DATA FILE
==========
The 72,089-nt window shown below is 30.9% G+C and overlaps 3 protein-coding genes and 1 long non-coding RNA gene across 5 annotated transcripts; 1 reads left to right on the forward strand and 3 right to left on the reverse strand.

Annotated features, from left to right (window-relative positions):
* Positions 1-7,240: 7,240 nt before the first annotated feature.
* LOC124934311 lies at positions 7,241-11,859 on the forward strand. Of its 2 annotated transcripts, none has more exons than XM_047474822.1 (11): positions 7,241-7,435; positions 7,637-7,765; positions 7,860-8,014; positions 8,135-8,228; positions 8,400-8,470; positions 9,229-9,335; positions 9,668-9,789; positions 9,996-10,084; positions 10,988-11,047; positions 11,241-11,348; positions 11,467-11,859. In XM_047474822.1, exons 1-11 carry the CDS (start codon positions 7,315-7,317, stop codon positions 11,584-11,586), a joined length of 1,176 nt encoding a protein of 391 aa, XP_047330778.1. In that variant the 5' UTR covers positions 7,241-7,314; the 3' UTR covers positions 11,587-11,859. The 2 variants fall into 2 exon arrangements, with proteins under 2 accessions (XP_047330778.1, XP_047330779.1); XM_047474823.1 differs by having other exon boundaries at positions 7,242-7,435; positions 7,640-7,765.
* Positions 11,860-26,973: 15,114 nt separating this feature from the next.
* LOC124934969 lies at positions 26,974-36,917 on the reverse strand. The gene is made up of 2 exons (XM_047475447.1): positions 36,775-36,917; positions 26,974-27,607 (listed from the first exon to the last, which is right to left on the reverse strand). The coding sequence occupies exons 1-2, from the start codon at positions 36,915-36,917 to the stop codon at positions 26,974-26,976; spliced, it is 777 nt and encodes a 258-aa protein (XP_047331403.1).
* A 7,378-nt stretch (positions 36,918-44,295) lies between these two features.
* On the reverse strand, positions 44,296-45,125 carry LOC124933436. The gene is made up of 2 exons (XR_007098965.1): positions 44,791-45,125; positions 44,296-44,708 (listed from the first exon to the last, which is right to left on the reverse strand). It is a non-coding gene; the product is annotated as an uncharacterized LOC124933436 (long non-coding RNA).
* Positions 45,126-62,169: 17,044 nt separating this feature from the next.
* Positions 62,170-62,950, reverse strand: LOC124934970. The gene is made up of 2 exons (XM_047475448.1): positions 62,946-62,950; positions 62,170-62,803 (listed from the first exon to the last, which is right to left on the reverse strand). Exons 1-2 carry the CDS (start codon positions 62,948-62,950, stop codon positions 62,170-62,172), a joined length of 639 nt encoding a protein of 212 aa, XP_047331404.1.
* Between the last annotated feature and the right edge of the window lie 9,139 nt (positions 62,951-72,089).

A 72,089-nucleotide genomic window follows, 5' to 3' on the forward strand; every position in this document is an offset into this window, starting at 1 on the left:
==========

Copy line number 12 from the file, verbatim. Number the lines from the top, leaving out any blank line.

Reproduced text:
A 72,089-nucleotide genomic window follows, 5' to 3' on the forward strand; every position in this document is an offset into this window, starting at 1 on the left: